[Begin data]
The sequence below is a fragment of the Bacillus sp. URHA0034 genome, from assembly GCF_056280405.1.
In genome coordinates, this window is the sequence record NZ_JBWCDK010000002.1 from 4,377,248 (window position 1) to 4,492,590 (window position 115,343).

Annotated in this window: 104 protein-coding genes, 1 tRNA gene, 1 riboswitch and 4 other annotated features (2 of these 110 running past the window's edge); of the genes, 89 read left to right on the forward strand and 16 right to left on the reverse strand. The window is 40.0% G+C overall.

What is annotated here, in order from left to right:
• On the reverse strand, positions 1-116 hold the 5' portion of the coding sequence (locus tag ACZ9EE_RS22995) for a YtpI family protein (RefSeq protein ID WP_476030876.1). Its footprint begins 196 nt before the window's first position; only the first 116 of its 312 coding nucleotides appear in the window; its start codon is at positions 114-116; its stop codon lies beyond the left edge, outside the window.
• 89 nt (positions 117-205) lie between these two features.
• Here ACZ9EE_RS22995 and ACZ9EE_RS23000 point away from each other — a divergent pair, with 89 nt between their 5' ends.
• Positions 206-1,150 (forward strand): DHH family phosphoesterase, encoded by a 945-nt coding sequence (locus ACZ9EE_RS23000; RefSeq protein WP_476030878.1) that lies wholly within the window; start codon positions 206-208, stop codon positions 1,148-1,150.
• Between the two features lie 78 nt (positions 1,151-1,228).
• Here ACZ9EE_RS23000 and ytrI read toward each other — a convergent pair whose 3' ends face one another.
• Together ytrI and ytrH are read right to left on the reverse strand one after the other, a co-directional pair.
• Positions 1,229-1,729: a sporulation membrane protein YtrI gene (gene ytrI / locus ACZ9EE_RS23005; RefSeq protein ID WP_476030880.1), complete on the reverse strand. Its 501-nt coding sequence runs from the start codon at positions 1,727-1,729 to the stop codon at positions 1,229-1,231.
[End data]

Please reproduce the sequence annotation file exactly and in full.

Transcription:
The sequence below is a fragment of the Bacillus sp. URHA0034 genome, from assembly GCF_056280405.1.
In genome coordinates, this window is the sequence record NZ_JBWCDK010000002.1 from 4,377,248 (window position 1) to 4,492,590 (window position 115,343).

Annotated in this window: 104 protein-coding genes, 1 tRNA gene, 1 riboswitch and 4 other annotated features (2 of these 110 running past the window's edge); of the genes, 89 read left to right on the forward strand and 16 right to left on the reverse strand. The window is 40.0% G+C overall.

What is annotated here, in order from left to right:
• On the reverse strand, positions 1-116 hold the 5' portion of the coding sequence (locus tag ACZ9EE_RS22995) for a YtpI family protein (RefSeq protein ID WP_476030876.1). Its footprint begins 196 nt before the window's first position; only the first 116 of its 312 coding nucleotides appear in the window; its start codon is at positions 114-116; its stop codon lies beyond the left edge, outside the window.
• 89 nt (positions 117-205) lie between these two features.
• Here ACZ9EE_RS22995 and ACZ9EE_RS23000 point away from each other — a divergent pair, with 89 nt between their 5' ends.
• Positions 206-1,150 (forward strand): DHH family phosphoesterase, encoded by a 945-nt coding sequence (locus ACZ9EE_RS23000; RefSeq protein WP_476030878.1) that lies wholly within the window; start codon positions 206-208, stop codon positions 1,148-1,150.
• Between the two features lie 78 nt (positions 1,151-1,228).
• Here ACZ9EE_RS23000 and ytrI read toward each other — a convergent pair whose 3' ends face one another.
• Together ytrI and ytrH are read right to left on the reverse strand one after the other, a co-directional pair.
• Positions 1,229-1,729: a sporulation membrane protein YtrI gene (gene ytrI / locus ACZ9EE_RS23005; RefSeq protein ID WP_476030880.1), complete on the reverse strand. Its 501-nt coding sequence runs from the start codon at positions 1,727-1,729 to the stop codon at positions 1,229-1,231.